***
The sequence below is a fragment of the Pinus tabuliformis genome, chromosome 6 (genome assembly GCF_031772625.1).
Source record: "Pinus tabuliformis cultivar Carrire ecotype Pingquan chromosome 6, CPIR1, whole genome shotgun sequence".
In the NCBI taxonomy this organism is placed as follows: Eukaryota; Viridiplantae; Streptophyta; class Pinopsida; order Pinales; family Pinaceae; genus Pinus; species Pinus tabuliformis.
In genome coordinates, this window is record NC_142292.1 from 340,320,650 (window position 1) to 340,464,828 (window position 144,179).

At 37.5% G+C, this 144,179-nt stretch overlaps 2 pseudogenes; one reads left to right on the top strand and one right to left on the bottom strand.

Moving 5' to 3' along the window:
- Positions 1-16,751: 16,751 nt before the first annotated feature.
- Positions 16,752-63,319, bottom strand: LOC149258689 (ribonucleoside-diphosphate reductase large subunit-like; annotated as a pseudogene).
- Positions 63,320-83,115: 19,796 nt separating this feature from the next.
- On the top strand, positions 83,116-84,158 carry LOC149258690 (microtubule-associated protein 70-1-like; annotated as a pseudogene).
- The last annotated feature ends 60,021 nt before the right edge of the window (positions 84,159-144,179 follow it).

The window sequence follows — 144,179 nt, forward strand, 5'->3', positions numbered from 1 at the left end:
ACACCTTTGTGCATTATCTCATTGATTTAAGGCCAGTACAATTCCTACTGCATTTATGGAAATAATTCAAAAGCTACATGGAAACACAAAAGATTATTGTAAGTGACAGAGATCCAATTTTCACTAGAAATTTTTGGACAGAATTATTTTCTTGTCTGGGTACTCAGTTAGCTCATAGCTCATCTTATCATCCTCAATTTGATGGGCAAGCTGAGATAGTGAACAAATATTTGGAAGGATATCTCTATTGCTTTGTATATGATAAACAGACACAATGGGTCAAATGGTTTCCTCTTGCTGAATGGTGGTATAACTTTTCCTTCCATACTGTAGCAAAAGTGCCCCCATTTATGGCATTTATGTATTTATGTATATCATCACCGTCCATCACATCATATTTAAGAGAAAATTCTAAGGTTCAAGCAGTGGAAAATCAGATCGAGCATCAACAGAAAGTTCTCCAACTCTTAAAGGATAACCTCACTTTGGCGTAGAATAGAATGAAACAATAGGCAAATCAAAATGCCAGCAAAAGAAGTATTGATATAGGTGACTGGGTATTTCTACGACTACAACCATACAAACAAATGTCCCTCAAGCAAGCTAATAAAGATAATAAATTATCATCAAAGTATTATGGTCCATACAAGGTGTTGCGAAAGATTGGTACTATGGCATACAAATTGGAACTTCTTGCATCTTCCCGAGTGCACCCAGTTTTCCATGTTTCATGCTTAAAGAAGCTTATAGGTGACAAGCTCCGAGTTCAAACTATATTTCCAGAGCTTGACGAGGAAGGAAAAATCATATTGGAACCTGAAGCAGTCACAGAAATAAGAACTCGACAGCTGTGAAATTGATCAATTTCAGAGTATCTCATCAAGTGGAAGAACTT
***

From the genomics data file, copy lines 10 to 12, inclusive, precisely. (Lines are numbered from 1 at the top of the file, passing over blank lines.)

- On the top strand, positions 83,116-84,158 carry LOC149258690 (microtubule-associated protein 70-1-like; annotated as a pseudogene).
- The last annotated feature ends 60,021 nt before the right edge of the window (positions 84,159-144,179 follow it).

The window sequence follows — 144,179 nt, forward strand, 5'->3', positions numbered from 1 at the left end: